I Said, "It's Funny Being Human" at a Marriott Sports Bar in 2001
Product, Org Design and Culture Transformation Consultant. Coach & Mentor. Learning to love tea.
There I was. Sitting in a Marriott hotel sports bar in downtown Chicago in the middle of the afternoon on a weekday having a drink with a good friend — and suddenly former colleague — when I said that phrase out loud.
“It’s funny being human.”
We both laughed because it felt like such an obviously yet unspoken and simplistic statement to describe the events of the day and what I had just done.
It was 2001, and my friend Melissa and I were celebrating my resignation at a start-up that we had both worked at for nearly three years. The Marriott hotel bar just happened to be the closest bar to the office and over time had become a sort of private conference room for us to gossip and plan our next moves.
Melissa and I had been with the company for the dizzying heights of private planes and orders of vintage wines by founders at weekly Friday night happy hours in some of downtown Chicago’s finest establishments. We were there for the layoffs that came in 2000 when the bubble had burst. We were also there for the company’s change in direction (now called a ‘pivot’) into a data analytics company.
On the surface there was no reason to quit my job. Melissa and I, and the company, had survived the first bubble. I still had my job and was paid very well for it. I had a comfortable life in a great neighbourhood in Chicago with good friends all around. For someone still at the start of her career, everything was going pretty well.
Yet, at the same time I felt like I was crumbling. While working at the start-up, I was going to graduate school part-time at Northwestern University and had just gone through the ending of a relationship. I was exhausted — mentally and physically. I had a waves of emotions hitting me constantly that I had no way of controlling.
At work, I spent a lot of time in the ladies room crying; hoping when I emerged from my sanctuary — the second cubicle on the right — that no one would see my splotchy read face. After all, how could I go to meetings and try to be the perfect employee that I felt I should be with a red face and welled-up yes? To paraphrase Tom Hank’s character in A League of Their Own, “There’s not crying at work!” — especially if you were a young woman who wanted to be taken seriously.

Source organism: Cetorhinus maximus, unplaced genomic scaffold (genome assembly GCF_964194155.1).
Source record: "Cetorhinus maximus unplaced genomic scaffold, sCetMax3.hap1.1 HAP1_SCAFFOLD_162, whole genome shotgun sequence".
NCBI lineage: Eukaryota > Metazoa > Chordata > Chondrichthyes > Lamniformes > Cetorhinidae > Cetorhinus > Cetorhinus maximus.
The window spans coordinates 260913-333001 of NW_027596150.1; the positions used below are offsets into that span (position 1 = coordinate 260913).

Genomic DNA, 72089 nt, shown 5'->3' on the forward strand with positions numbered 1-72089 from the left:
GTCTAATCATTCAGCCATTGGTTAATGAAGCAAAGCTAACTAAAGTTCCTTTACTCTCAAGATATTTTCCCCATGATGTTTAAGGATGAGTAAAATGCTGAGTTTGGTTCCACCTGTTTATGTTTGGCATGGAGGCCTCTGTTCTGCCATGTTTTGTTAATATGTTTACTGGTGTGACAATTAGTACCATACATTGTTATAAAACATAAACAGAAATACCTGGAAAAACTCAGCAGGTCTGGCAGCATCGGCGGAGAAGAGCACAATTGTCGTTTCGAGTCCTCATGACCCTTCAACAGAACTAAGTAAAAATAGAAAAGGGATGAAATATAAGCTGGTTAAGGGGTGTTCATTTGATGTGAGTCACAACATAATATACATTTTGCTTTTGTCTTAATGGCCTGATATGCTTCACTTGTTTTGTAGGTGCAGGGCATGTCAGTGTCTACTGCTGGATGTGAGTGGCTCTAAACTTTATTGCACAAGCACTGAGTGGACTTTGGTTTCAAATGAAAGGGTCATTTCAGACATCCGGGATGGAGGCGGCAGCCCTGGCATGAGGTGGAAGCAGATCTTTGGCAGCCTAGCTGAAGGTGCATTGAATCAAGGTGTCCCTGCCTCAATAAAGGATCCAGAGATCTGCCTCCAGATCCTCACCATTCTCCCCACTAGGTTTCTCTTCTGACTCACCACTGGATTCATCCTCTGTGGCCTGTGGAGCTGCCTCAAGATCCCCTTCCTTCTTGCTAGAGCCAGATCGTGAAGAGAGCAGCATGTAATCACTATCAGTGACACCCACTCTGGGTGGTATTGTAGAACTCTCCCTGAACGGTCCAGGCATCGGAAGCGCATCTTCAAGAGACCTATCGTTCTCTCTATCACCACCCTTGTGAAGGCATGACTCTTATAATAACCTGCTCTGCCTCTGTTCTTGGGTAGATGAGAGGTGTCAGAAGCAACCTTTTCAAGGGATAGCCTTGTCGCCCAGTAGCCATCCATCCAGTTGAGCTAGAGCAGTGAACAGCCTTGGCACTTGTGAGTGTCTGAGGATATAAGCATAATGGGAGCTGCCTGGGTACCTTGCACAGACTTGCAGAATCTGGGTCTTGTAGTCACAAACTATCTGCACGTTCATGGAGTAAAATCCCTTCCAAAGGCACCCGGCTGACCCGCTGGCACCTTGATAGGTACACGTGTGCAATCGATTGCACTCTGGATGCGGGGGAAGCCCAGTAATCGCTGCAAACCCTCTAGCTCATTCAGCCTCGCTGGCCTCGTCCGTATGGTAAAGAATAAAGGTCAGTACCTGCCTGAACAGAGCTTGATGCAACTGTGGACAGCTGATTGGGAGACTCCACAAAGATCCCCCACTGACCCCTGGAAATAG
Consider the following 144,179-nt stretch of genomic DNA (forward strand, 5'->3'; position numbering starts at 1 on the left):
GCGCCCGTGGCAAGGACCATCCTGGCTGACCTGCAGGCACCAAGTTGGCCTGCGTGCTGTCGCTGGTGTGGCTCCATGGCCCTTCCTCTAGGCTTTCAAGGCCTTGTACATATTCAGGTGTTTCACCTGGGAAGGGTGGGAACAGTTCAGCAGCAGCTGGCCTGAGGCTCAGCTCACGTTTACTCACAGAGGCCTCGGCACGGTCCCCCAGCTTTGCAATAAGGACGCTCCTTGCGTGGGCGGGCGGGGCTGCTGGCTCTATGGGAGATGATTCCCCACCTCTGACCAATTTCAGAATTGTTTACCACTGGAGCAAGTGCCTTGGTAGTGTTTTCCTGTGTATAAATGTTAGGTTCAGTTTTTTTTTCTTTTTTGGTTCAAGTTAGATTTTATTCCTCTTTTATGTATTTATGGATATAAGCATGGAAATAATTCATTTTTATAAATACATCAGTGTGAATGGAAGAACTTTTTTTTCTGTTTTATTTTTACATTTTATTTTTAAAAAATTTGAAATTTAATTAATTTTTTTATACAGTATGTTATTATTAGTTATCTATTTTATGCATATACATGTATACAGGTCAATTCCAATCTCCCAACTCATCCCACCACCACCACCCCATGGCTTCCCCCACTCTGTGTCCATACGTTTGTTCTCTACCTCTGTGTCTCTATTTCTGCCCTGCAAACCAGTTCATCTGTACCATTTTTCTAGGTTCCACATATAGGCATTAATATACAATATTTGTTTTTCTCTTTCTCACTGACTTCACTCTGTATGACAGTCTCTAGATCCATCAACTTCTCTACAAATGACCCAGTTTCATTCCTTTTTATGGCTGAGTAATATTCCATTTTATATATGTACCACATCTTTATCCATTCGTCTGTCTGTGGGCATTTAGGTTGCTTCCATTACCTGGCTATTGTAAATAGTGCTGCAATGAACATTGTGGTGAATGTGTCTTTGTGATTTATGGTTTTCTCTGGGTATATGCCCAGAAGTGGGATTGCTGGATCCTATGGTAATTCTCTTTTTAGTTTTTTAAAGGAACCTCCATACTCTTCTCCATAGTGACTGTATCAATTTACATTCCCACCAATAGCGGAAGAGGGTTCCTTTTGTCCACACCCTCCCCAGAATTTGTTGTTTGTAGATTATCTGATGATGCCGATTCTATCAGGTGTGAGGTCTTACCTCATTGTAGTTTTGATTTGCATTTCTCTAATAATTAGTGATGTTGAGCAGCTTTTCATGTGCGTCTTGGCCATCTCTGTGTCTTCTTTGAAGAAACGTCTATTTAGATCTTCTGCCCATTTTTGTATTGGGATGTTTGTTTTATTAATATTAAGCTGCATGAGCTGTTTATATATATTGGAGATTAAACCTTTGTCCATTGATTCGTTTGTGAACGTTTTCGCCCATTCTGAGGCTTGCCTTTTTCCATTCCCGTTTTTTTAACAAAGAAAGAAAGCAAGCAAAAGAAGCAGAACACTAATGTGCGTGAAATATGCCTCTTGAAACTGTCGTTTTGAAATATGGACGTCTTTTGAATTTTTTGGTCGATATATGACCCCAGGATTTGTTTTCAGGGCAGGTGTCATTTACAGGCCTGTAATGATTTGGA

And the thing was — I had no idea why I was crying uncontrollably and feeling like this. I was young and confused and putting too much pressure on myself, that was clear. But I didn’t have the experience, knowledge, guidance or language to describe what was happening.
Instead, in my mind the solution was something much more grand. I would leave work, leave school, put my apartment in storage and get away. A road trip — that would help me get out of this “funk!” I know, not your average reaction, but that was mine.
I had a few challenges to overcome before the plan could become reality. One, quitting the job — which was now done. Two, I didn’t own a car (essential item for road trip). The quickest solution I could think of was renting one. Why not, I thought? Rental cars have unlimited miles, and I planned on doing a lot of miles.
So, I hired the cheapest, most fuel efficient car I could that would also transport my mountain bike. It happened to be a small pick-up truck called a Ford Ranger. When I went to pick it up from the rental office at Chicago’s O’Hare airport, I was told I had been given an upgrade … to a king-cab, Ford F-150, bright red pick up truck. “So much for the fuel efficiency,” I thought. But at the time, I didn’t care — I just wanted to go. So, the truck, quickly named “Big Red,” and I left Chicago and drove across the USA for three months — visiting friends and family along the way. I was convinced if I had space, sun and adventure all would sort itself out.
Hitting the road
Over the next three moths I drove across the country in Big Red on my own. This was before the days of Google Maps and Waze, so I relied on a printed atlas of the US, and lemonade stops at the Cracker Barrel where I could also rent books on CD. That was my life. Stripped back and seemingly enjoyable.
I put 9,000 miles on Big Red — driving through the Blue Ridge Mountains of North Carolina, down to the tip of Key West. Back through New Orleans to experience Jazz Fest. Through Texas, Taos and Sedona in New Mexico; Tucson, Arizona, then to San Diego, back through Las Vegas (of course). I hiked through the Grand Canyon and finally — running out of money — drove back home to Iowa to see family.